Role of fibrinopeptide B in early atherosclerotic lesion formation.

Published

Journal Article

The development of atherosclerotic lesions involves many cell types, including macrophages. Fibrinopeptide B (FPB) has been shown to be a potent chemotactic agent for macrophages, which are abundant as intimal foam cells in atherosclerotic lesions, especially in cholesterol-fed rabbits. We hypothesize that intimal low-density lipoproteins also cause fibrinogen in the intima to release FPB and that FPB attracts macrophages in response to the high lipid levels associated with lesion development. To test our hypothesis, we used an atherosclerotic model. Silk sutures containing either FPB, fibrinopeptide A (FPA), lipopolysaccharide (LPS), or saline control were prepared. One suture of each type was placed in the adventitia of the femoral artery of a rabbit. Animals were killed at 1 or 2 weeks. Only vessels exposed to either FPB or LPS showed significant intimal thickening in the region adjacent to the suture site. Semi-thin electron microscopic sections indicated that the intimal wall was highly cellular and that many cells contained lipid vacuoles after 2 weeks. These sections also showed that the endothelium remained intact and that no injury to the media of the artery had occurred. Electron microscopy of the tissue samples showed the proliferation of smooth muscle cells and deposition of extracellular matrix in the 2-week animals, whereas foam cells were present in the 1-week animals. We conclude that FPB does indeed attract macrophages to the intima and that these macrophages may become foam cells. The model we have developed can be used to study possible mechanisms for the entry of macrophages into the intima during early lesion development and to further understand the complex interactions of FPB, fibrinogen, and lipids in atherosclerotic lesion development.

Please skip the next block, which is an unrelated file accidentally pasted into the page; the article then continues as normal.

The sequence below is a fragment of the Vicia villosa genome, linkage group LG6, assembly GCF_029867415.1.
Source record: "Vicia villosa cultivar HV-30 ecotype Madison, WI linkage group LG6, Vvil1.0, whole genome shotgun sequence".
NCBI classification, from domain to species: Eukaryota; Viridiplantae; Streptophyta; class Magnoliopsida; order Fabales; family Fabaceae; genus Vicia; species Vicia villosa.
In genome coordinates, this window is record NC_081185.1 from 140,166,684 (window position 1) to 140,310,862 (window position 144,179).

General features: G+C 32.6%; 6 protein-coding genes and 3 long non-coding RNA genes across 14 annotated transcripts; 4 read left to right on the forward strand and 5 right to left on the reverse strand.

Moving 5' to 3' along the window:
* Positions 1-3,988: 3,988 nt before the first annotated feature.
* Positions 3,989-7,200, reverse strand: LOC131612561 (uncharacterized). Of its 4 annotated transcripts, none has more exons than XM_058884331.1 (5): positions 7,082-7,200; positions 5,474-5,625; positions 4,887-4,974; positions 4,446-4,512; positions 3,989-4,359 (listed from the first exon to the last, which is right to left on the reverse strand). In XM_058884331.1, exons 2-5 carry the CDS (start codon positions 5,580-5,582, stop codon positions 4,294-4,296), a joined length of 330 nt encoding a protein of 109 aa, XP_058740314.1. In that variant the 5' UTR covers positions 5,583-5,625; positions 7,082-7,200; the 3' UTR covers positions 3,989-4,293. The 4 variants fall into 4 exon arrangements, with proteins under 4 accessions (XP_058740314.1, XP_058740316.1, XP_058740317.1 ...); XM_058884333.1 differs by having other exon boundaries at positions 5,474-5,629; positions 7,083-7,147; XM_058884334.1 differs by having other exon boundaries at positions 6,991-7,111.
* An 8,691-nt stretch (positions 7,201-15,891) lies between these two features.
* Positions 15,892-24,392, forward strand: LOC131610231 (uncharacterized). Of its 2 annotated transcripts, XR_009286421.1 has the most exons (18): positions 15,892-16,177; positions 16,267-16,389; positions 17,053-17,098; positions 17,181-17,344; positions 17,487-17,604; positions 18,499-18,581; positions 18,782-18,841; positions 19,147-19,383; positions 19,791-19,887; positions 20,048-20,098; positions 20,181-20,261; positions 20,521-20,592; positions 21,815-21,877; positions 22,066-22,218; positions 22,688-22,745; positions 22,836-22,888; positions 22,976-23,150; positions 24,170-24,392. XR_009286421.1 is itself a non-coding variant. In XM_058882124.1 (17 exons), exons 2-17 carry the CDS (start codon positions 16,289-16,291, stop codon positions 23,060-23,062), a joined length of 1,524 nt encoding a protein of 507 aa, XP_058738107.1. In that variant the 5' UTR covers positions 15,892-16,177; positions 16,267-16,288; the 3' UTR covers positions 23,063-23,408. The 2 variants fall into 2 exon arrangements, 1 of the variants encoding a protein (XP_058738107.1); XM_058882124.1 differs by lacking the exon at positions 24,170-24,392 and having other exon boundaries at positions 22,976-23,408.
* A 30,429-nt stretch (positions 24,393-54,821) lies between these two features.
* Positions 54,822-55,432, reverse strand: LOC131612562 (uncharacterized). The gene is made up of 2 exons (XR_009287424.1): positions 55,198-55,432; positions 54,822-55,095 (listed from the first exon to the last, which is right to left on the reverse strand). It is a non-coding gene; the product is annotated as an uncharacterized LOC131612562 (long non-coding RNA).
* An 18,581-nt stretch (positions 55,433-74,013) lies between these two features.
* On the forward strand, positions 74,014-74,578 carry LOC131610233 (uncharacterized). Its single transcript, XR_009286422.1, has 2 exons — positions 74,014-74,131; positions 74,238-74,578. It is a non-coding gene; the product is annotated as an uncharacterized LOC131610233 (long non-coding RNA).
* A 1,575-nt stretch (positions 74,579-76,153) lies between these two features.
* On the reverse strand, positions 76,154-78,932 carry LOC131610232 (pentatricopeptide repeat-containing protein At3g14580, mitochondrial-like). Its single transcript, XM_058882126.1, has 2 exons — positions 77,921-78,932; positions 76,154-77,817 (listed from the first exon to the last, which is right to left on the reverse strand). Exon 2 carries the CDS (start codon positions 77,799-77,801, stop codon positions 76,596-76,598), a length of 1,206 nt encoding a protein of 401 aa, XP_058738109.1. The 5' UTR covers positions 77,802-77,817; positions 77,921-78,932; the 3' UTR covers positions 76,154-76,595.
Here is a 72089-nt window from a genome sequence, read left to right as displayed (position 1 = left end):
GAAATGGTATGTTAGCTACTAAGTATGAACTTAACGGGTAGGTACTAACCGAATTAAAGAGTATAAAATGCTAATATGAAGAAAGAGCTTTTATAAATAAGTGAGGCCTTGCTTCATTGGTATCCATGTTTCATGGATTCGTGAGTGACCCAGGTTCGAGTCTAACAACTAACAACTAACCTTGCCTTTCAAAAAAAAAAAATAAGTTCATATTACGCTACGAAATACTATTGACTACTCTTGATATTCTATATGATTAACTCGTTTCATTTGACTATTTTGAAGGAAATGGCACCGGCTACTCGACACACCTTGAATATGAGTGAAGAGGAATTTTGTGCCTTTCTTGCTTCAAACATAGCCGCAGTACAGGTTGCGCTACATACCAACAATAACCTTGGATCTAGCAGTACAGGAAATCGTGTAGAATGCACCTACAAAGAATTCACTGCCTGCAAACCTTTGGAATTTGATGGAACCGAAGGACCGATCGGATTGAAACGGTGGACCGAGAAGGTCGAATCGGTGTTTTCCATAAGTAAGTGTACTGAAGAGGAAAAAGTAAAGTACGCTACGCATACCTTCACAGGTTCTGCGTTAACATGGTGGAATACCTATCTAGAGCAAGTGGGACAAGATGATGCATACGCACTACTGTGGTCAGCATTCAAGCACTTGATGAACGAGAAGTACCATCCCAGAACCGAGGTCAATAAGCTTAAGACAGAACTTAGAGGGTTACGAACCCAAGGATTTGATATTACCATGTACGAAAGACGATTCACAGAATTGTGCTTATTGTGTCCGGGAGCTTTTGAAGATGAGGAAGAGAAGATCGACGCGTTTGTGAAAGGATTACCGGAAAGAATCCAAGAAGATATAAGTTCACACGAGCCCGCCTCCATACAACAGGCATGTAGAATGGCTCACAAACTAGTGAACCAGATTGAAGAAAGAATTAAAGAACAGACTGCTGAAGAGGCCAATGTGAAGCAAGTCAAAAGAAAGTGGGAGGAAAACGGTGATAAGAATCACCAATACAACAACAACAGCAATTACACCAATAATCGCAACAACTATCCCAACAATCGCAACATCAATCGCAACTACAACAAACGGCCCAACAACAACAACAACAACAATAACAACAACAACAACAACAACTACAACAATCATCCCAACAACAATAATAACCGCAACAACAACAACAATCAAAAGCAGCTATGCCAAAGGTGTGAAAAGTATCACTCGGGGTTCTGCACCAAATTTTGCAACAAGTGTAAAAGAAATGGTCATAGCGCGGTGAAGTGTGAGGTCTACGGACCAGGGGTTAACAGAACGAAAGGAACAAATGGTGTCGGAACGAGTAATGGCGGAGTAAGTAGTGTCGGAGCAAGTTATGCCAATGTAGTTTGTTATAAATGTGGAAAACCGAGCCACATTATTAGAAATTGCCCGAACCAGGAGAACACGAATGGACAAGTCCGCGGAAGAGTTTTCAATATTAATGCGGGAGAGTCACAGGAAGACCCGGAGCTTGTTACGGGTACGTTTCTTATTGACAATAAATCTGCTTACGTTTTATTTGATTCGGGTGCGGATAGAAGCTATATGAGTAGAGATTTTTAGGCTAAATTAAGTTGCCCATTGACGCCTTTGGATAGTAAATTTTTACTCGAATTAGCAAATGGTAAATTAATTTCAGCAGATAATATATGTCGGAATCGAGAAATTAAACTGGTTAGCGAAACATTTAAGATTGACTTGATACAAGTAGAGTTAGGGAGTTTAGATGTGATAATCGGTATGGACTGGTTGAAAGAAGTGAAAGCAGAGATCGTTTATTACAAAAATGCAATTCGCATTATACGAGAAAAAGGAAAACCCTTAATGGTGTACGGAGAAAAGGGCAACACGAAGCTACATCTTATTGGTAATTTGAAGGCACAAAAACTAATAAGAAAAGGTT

Full Text

Duke Authors

Cited Authors

  • Singh, TM; Kadowaki, MH; Glagov, S; Zarins, CK

Published Date

  • August 1990

Published In

Volume / Issue

  • 160 / 2

Start / End Page

  • 156 - 159

PubMed ID

  • 2382767

Pubmed Central ID

  • 2382767

International Standard Serial Number (ISSN)

  • 0002-9610

Digital Object Identifier (DOI)

  • 10.1016/s0002-9610(05)80297-1

Language

  • eng

Conference Location

  • United States